A Long Island mother intentionally drove over a 15-year-old boy with her vehicle twice, believing he was involved in robbing her son, according to prosecutors.
Jennifer Nelson, 35, of Shirley, New York, was arraigned Monday on charges of second-degree attempted murder, first-degree assault, first-degree reckless endangerment and leaving the scene of an incident without reporting resulting in serious injury, the Suffolk County District Attorney’s Office said in a statement Monday.
The charges stem from the alleged hit-and-run Oct. 7. Nelson's attorney disputes the district attorney's account.
On that day, Nelson allegedly drove her 2020 Honda Passport to a Dunkin’ Donuts across from William Floyd High School in Shirley to confront students “who participated in a robbery targeting her son earlier that day,” the news release said. She believed the students were still in the parking lot at the chain.
Once in the parking lot, she “threatened a group of students while brandishing a knife and a small bat,” prosecutors said.
During this incident, the 15-year-old victim left the parking lot and walked across the street to the parking lot of an eatery called Manhattan Bagel.
Nelson then allegedly re-entered her vehicle, left the Dunkin’ Donuts parking lot, entered the parking lot of Manhattan Bagel at "a high rate of speed," and “drove directly at the victim who was standing in the parking lot,” the release said.
Her vehicle allegedly struck the victim, who fell to the ground.
She then "proceeded to drive over the victim, up onto a curb, reversed, drove over the victim again, and then fled the scene,” according to county prosecutors.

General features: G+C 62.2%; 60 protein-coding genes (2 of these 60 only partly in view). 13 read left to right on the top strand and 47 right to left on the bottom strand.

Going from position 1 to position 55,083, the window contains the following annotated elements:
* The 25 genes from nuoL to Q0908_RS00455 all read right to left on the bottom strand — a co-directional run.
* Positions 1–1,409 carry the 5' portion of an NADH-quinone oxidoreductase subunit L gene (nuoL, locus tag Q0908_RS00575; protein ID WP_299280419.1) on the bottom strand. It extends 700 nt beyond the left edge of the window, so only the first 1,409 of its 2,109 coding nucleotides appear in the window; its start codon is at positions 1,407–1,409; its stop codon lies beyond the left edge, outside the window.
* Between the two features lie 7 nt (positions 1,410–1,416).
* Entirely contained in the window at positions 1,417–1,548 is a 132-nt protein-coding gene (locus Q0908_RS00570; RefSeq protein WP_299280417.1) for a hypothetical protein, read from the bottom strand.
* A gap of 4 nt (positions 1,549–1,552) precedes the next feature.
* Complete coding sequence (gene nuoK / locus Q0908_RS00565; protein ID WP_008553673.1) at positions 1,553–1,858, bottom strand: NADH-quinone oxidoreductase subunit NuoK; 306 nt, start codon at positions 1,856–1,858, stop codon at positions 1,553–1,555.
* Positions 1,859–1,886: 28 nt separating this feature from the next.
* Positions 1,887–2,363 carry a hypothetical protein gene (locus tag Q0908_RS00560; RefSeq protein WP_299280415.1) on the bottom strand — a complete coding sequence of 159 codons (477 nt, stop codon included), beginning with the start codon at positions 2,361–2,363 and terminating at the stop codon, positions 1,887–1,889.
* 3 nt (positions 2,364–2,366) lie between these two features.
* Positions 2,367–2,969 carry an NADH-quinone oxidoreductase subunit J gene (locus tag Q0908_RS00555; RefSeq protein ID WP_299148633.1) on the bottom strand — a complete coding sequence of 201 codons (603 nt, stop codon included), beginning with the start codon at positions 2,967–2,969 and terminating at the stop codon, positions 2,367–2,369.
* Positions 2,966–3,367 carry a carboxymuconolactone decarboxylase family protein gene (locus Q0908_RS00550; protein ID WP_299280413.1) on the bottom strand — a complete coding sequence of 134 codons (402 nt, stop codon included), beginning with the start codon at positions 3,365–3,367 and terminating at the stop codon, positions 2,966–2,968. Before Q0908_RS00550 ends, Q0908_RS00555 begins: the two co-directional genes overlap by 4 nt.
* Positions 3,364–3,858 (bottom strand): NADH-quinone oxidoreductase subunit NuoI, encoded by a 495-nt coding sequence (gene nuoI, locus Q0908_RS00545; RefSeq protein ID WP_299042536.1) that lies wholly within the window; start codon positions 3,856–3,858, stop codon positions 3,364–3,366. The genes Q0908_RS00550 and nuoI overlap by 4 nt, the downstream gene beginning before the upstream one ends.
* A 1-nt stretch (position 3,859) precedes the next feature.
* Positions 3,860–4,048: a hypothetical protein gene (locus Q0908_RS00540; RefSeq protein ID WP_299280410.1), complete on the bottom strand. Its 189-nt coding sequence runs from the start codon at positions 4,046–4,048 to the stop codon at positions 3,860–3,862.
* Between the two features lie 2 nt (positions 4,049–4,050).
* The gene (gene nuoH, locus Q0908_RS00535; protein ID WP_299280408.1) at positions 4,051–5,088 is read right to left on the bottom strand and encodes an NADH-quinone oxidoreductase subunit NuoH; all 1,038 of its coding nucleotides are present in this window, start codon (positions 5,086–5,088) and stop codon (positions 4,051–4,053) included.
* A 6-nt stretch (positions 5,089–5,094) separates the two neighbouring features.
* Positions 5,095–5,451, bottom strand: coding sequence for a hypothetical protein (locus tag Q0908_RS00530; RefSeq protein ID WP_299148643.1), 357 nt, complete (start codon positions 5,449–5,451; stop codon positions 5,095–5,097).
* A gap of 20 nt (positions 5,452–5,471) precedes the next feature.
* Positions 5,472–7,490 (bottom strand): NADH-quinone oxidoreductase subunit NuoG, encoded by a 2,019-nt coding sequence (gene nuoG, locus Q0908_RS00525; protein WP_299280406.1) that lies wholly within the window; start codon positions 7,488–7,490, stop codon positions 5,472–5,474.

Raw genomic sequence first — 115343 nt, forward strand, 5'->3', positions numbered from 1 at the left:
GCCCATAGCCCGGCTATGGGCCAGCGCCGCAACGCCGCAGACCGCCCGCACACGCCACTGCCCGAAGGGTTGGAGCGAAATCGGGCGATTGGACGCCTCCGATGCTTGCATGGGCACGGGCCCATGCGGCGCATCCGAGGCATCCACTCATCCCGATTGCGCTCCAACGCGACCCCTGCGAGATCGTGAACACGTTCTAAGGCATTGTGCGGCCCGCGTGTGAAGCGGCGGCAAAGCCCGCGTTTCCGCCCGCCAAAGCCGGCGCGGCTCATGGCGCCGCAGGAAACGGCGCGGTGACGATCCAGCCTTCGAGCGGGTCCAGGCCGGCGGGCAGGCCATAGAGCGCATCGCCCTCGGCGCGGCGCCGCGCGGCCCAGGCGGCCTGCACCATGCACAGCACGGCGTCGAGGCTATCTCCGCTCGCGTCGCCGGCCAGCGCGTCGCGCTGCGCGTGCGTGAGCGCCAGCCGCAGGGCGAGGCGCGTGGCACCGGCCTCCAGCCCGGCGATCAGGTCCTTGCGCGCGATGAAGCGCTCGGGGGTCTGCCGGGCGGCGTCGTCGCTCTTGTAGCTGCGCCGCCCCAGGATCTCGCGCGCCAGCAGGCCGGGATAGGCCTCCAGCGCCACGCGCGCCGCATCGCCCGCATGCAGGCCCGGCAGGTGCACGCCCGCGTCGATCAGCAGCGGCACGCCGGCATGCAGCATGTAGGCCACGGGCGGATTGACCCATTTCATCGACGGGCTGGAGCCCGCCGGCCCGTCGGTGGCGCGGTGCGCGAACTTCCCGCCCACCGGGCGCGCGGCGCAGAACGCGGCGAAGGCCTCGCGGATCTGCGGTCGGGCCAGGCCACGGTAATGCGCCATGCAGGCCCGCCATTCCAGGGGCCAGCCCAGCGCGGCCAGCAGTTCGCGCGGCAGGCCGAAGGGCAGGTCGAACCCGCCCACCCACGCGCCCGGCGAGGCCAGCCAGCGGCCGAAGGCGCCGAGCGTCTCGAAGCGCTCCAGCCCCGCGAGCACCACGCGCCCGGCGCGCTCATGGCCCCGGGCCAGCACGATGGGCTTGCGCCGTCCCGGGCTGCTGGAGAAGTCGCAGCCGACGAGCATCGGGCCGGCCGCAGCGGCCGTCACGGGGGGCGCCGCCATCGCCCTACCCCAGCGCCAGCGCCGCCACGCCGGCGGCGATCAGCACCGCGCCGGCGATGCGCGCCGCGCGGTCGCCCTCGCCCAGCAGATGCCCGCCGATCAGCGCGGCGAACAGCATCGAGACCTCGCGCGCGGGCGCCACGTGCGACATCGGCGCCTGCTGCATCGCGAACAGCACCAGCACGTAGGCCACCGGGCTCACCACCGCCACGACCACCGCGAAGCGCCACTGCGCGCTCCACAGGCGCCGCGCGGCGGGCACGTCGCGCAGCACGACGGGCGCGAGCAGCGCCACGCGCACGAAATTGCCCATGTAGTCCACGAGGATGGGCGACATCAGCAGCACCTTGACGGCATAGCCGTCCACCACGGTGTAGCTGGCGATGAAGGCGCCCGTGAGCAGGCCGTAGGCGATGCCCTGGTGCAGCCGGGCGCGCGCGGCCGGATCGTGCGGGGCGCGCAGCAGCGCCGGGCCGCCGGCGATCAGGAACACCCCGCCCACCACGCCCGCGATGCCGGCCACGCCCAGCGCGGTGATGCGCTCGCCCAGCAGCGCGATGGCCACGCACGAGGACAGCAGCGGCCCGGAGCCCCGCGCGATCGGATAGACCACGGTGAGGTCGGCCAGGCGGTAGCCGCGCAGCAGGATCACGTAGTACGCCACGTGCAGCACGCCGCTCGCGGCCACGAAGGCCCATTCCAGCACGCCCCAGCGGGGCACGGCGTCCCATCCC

Later that evening, she allegedly tried to conceal her car by trading it in for a new model, even though her lease was not set to expire, officials said.
The victim suffered “serious physical injury including multiple fractures of the pelvis, six fractured ribs, a punctured lung, and numerous bruises and abrasions," the release said.
The district attorney's office said two teenagers were arrested in connection with the alleged robbery of Nelson’s son, and the victim was not one of them.
Nelson's attorney Paul D’Emilia shared a different account of the events of Oct. 7, saying in a statement: "The district attorney has attempted to conflate two separate events from that day as one continuous occurrence.”
He said that on that day, Nelson received a “frantic telephone call from her son who was, once again, being bullied and physically assaulted in a parking lot outside William Floyd High School.”
He said Nelson drove to retrieve her son and found him “shoeless and surrounded by tormentors when she drove up a few minutes later.”
After she fended off her son’s bullies, she drove to the junior high school and the senior high school to report the incident and to try to retrieve her son’s sneakers, the attorney said.
“Close to two hours later she headed back home with her son in the car. A group of males were running through the streets and one of the young men received injuries after striking Ms. Nelson’s car,” D'Emilia said.
“Ms. Nelson did not see nor recognize the young man who was injured. Completely taken by surprise, Ms. Nelson did not see the young man running towards her car. The young man rose and ran off after the incident,” he continued.
D'Emilia said his client, a single mom, intends to "vigorously" fight these charges while seeking to protect her child.
At her arraignment Monday, Nelson was ordered to be released on her own recognizance. Prosecutors had recommended bail set at $250,000 cash, $1 million bond or $2.5 million partially secured bond.
Nelson is due back in court March 21.
“This defendant — an adult — allegedly thought she could take the law into her own hands and tried to kill a 15-year-old in the process,” Suffolk County District Attorney Ray Tierney said. “This defendant’s incredibly misguided attempt to avenge the alleged victimization of her own child is no excuse."
"Citizens cannot take the law into their own hands, and should instead work with law enforcement and my office to seek justice in every case,” he added.